St. Petersburg has a unique new attraction: the museum of street art. It’s out in an industrial region (or “the ass,” as Russians call it) and is housed in a still-operational plastics factory. We went there on a cloudy afternoon which set the exact right tone for the exhibition on “War and Peace.”
Our tour guide, Yulia, explained that originally the museum had wanted the exhibit to focus on World War I, but then as events unfolded in Ukraine, they decided that it was silly to focus on a long-ago war when a new one was exploding right in their backyard.
But let me back up. The museum came about because the factory owner’s son is interested in street art and hip-hop culture. Somehow the factory owner agreed to host the museum at the factory and support it with a staff of five. They have hosted both well-known Russian street artists as well as artists from abroad. The space includes a sort of event venue outside, where artists and spectators can mingle, discuss art, listen to live music, etc. There’s a permanent exhibition and also temporary exhibitions that get painted over as new exhibitions move in.
The opening mural is quite cheery. It reads: “It will always be better than it has been.” and then there’s a footnote: “But sometimes there’s some sort of un-understandable ridiculousness.”
The art is kind of scattered around the territory of the factory. See, there’s this mural on the left smack dab in the middle of the production area:
Janet’s a street artist, so she was particularly interested in this museum. Here she is examining the details of a piece about media in Russia:
The English translation above is not quite on the money. The Russian literally reads: “There are too many noodles per capita.” [h/t pionerka for the correction] The Russian expression “to hang noodles on someone’s ears,” means to deceive someone in a really crude way, so this piece is basically saying there are just too many lies.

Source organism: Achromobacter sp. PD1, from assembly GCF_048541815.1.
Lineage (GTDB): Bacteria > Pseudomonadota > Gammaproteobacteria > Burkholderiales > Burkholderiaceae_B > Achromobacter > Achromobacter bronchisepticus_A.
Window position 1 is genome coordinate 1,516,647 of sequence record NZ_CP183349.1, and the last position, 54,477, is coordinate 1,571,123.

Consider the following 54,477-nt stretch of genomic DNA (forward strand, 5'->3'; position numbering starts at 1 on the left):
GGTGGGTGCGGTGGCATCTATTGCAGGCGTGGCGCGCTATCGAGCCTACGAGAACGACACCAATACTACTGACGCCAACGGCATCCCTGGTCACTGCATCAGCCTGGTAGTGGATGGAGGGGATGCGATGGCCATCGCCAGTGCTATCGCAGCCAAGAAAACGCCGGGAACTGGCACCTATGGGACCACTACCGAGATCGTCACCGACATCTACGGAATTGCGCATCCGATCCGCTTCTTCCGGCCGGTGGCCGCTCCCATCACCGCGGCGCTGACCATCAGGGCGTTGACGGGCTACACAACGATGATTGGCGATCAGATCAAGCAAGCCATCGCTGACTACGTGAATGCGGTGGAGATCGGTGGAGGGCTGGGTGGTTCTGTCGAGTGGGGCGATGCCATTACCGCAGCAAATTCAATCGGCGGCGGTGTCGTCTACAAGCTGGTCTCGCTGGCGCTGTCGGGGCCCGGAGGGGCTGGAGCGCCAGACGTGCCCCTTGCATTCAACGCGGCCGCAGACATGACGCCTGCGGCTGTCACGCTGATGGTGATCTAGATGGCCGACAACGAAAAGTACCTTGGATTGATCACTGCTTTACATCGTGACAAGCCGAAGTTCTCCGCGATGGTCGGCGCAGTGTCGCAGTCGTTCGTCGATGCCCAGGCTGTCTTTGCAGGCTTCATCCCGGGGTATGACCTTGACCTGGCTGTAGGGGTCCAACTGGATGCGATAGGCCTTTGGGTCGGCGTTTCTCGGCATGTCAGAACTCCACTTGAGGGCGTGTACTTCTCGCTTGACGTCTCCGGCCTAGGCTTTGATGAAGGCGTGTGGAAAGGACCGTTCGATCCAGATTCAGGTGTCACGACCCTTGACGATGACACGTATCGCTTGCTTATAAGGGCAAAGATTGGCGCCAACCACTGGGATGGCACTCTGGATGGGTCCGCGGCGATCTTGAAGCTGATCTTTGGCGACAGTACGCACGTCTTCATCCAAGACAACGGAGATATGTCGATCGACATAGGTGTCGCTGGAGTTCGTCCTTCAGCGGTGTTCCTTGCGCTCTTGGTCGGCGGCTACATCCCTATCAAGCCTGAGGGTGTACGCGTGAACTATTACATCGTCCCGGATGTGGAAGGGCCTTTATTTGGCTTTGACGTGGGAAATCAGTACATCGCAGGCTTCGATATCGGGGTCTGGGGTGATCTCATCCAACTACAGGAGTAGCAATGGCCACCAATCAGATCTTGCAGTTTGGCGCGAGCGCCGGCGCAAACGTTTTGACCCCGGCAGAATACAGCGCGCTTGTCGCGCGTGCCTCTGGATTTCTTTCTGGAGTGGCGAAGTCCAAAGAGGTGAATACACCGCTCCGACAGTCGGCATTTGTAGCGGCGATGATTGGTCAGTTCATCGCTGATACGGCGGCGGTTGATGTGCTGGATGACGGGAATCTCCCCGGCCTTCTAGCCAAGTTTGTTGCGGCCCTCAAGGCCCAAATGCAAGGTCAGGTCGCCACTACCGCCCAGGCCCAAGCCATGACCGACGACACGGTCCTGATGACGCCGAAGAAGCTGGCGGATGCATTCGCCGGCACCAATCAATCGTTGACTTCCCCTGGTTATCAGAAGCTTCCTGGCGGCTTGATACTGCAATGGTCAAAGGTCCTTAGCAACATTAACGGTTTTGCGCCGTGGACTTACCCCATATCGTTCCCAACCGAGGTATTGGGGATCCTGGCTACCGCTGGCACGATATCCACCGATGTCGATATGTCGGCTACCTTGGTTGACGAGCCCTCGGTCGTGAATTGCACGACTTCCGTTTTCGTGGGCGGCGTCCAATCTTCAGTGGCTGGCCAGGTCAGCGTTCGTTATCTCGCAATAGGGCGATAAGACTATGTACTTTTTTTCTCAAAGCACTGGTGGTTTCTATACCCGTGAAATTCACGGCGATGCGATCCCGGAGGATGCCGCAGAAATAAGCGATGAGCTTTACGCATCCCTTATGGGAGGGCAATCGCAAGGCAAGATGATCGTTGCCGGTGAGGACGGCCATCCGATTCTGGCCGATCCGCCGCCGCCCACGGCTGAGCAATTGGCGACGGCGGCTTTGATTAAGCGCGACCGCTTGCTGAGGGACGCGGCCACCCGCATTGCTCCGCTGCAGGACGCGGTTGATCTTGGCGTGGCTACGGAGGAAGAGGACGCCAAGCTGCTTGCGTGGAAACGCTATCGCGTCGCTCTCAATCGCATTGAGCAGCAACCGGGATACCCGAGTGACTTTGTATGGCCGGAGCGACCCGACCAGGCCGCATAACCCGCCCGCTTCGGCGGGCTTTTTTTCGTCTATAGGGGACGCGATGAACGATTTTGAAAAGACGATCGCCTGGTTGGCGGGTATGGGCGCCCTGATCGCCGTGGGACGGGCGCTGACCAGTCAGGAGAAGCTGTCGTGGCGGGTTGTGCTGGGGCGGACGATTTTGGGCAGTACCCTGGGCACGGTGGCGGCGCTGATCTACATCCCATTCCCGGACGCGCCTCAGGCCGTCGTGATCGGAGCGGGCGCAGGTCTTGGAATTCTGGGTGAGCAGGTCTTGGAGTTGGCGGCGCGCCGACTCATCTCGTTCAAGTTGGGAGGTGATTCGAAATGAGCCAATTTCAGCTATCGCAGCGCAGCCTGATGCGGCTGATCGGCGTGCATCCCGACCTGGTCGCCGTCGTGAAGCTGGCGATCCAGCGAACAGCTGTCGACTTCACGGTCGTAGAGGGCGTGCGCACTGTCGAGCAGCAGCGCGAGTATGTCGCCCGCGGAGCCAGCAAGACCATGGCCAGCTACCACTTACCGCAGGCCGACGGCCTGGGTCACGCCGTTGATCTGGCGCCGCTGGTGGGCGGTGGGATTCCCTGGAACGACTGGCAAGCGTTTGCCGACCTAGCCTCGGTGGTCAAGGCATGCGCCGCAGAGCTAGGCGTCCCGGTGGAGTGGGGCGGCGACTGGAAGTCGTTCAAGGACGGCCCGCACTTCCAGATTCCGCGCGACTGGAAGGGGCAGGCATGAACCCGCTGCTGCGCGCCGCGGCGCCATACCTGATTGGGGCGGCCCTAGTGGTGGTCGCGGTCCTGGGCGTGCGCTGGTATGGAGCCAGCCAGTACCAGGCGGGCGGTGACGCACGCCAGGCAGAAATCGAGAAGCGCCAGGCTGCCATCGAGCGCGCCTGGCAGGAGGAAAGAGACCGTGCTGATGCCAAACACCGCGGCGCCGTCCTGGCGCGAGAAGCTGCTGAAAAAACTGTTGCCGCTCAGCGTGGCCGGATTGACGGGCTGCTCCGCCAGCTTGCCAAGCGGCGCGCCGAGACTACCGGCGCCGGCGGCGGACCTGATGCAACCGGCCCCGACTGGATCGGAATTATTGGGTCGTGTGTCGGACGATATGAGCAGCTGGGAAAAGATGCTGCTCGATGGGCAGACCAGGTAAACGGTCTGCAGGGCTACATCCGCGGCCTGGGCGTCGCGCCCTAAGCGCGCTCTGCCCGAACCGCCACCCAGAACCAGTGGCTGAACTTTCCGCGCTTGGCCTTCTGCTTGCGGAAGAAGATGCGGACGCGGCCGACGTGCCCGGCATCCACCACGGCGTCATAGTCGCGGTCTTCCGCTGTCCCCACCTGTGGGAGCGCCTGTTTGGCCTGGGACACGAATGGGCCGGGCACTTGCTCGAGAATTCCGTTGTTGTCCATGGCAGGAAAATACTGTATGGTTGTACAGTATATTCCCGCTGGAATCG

This cement panel used to be in Moscow, leaned up against the side of a building with others like it. If you’re Russian, you know this is a chocolate bar!
The temporary exhibition of pieces on Ukraine was scattered about the factory. On this side of the tower is a woman mourning her lost son or husband and on the other side is the skeleton of the man she lost.
This one’s called, “Don’t worry; the gals will make some more.”
After the museum we saw some pseudo-Soviet street art. It is completely unclear how or why it wound up here, but there’s part of a submarine in the middle of a residential neighborhood.
Kids love it, I think. But there’s not really much of a way to climb on it so I imagine it just provoking massive frustration.
There’s an outline of what would be that entire body of the sub, maybe there’s a game to be made out of that?
And now the Street Art Museum has a video feature in the Moscow Times!